Get feedback on grammar, clarity, concision and logic instantly.Check your paper »
- While one of the most traditional interpretations of “A Rose for Emily” is the variety of meanings for the “rose” presented in the title and how the “rose” fits in with the story. Laura Getty states in her article many varied perspectives that many could ponder when identifying what the “rose” stands for. She states many possible theories that depict what the “rose” means, including theories of other writers that help support her own theory and also that adds another way that most might not consider at first.... [tags: A Rose For Emily, William Faulkner]
1178 words (3.4 pages)
- The essay that I´m going to do is about A Rose for Emily, which was written by William Faulkner and was it was his first work published in a national magazine. In the introduction of the essay I´m going to stablish the context in which we can find A Rose for Emily. It is a short story included in the collection called the Village, collection that also includes several works like DRY SEPTEMBER, HAIR OR THE EVENING SUN. The works in this collection have three things in common, the community, which as we are going to see a very important character as a whole, the solitude of human beings which in the case of Miss Emily is what makes us sympathize with this woman, but also is what makes us see h... [tags: A Rose For Emily, William Faulkner]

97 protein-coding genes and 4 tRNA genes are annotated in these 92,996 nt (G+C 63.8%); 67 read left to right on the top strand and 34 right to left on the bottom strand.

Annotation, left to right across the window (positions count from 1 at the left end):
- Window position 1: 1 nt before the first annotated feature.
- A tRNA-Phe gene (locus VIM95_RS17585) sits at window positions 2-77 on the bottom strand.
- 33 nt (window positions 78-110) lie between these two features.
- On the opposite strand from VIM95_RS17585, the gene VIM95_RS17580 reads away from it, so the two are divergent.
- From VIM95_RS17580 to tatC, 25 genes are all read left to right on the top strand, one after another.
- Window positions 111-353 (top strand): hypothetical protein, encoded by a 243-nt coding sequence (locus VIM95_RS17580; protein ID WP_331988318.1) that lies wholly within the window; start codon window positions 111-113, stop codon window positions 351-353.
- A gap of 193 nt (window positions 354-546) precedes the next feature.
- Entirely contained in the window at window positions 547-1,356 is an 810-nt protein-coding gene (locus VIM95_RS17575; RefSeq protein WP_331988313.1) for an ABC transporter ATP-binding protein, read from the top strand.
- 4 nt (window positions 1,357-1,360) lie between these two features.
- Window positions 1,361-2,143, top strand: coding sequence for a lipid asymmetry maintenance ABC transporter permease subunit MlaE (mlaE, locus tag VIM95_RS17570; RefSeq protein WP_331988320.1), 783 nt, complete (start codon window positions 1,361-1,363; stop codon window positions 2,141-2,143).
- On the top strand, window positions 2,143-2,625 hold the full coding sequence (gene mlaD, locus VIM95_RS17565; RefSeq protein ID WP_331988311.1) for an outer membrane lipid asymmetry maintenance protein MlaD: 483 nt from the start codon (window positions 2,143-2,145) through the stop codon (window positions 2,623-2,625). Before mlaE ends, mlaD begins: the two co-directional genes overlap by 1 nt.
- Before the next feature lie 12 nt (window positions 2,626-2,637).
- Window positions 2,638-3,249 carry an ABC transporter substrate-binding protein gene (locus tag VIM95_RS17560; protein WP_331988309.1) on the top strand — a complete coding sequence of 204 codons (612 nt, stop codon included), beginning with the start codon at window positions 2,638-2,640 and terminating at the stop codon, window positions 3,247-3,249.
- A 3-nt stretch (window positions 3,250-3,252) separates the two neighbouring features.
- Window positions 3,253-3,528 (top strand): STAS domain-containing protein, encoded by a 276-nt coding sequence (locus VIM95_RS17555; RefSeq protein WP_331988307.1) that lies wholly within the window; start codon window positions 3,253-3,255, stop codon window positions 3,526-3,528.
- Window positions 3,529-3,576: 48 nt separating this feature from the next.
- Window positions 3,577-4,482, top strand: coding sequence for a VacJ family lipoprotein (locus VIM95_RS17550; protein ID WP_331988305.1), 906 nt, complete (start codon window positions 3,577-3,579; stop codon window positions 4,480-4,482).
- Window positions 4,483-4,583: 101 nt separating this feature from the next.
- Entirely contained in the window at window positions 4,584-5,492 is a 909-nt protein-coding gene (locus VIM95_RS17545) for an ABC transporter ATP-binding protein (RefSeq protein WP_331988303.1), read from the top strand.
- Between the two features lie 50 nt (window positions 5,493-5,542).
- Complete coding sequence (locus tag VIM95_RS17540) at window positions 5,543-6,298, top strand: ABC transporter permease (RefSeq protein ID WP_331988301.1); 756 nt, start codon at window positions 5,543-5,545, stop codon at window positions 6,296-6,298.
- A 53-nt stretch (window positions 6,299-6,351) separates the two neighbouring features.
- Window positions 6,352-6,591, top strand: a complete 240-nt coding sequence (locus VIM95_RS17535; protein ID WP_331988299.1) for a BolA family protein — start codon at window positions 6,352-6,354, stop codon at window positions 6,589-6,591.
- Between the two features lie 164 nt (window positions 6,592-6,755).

1215 words (3.5 pages)
- “A Rose for Emily" by William Faulkner Respect, admiration, and fame from the general public can come at somewhat of a cost. The cost can be anything from a decrease in privacy to an actual effect on ones mental state. In this essay I will use the short story “A Rose for Emily" by William Faulkner to describe how general fame, no matter how large or small can be uplifting, but at the same time extremely destructive. Emily is the most renowned lady in the town. Since she carries this type of status there is a strict reputation she must keep.... [tags: A Rose for Emily by William Faulkner]
421 words (1.2 pages)